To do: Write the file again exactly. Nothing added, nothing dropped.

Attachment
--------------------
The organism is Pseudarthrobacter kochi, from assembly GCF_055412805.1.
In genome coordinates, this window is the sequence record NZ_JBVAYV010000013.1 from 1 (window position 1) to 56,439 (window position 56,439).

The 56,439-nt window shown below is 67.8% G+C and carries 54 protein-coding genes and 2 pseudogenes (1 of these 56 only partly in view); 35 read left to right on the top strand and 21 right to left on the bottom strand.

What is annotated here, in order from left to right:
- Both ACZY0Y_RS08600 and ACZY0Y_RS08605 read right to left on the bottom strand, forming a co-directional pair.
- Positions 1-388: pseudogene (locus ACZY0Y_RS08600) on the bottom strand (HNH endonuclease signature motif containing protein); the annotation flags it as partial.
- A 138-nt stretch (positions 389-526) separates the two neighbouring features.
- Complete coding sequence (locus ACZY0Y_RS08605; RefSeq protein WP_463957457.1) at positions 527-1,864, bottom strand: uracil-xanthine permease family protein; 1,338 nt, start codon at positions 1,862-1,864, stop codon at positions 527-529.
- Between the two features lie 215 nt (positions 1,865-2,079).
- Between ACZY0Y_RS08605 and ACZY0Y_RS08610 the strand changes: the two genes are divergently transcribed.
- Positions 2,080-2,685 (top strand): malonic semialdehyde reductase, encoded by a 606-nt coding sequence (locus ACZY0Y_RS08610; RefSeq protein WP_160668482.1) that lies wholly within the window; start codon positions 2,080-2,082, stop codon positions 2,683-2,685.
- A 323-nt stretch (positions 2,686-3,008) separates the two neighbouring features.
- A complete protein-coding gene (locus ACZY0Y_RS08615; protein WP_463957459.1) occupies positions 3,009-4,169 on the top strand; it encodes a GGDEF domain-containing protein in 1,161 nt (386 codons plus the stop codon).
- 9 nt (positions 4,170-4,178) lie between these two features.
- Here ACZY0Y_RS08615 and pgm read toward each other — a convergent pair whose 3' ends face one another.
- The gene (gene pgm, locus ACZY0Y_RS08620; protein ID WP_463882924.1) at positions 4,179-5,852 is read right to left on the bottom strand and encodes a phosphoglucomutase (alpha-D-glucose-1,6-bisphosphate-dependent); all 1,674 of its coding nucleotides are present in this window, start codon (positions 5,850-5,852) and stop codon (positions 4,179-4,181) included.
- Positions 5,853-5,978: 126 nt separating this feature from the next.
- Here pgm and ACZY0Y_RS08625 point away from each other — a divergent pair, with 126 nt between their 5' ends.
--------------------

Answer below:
The organism is Pseudarthrobacter kochi, from assembly GCF_055412805.1.
In genome coordinates, this window is the sequence record NZ_JBVAYV010000013.1 from 1 (window position 1) to 56,439 (window position 56,439).

The 56,439-nt window shown below is 67.8% G+C and carries 54 protein-coding genes and 2 pseudogenes (1 of these 56 only partly in view); 35 read left to right on the top strand and 21 right to left on the bottom strand.

What is annotated here, in order from left to right:
- Both ACZY0Y_RS08600 and ACZY0Y_RS08605 read right to left on the bottom strand, forming a co-directional pair.
- Positions 1-388: pseudogene (locus ACZY0Y_RS08600) on the bottom strand (HNH endonuclease signature motif containing protein); the annotation flags it as partial.
- A 138-nt stretch (positions 389-526) separates the two neighbouring features.
- Complete coding sequence (locus ACZY0Y_RS08605; RefSeq protein WP_463957457.1) at positions 527-1,864, bottom strand: uracil-xanthine permease family protein; 1,338 nt, start codon at positions 1,862-1,864, stop codon at positions 527-529.
- Between the two features lie 215 nt (positions 1,865-2,079).
- Between ACZY0Y_RS08605 and ACZY0Y_RS08610 the strand changes: the two genes are divergently transcribed.
- Positions 2,080-2,685 (top strand): malonic semialdehyde reductase, encoded by a 606-nt coding sequence (locus ACZY0Y_RS08610; RefSeq protein WP_160668482.1) that lies wholly within the window; start codon positions 2,080-2,082, stop codon positions 2,683-2,685.
- A 323-nt stretch (positions 2,686-3,008) separates the two neighbouring features.
- A complete protein-coding gene (locus ACZY0Y_RS08615; protein WP_463957459.1) occupies positions 3,009-4,169 on the top strand; it encodes a GGDEF domain-containing protein in 1,161 nt (386 codons plus the stop codon).
- 9 nt (positions 4,170-4,178) lie between these two features.
- Here ACZY0Y_RS08615 and pgm read toward each other — a convergent pair whose 3' ends face one another.
- The gene (gene pgm, locus ACZY0Y_RS08620; protein ID WP_463882924.1) at positions 4,179-5,852 is read right to left on the bottom strand and encodes a phosphoglucomutase (alpha-D-glucose-1,6-bisphosphate-dependent); all 1,674 of its coding nucleotides are present in this window, start codon (positions 5,850-5,852) and stop codon (positions 4,179-4,181) included.
- Positions 5,853-5,978: 126 nt separating this feature from the next.
- Here pgm and ACZY0Y_RS08625 point away from each other — a divergent pair, with 126 nt between their 5' ends.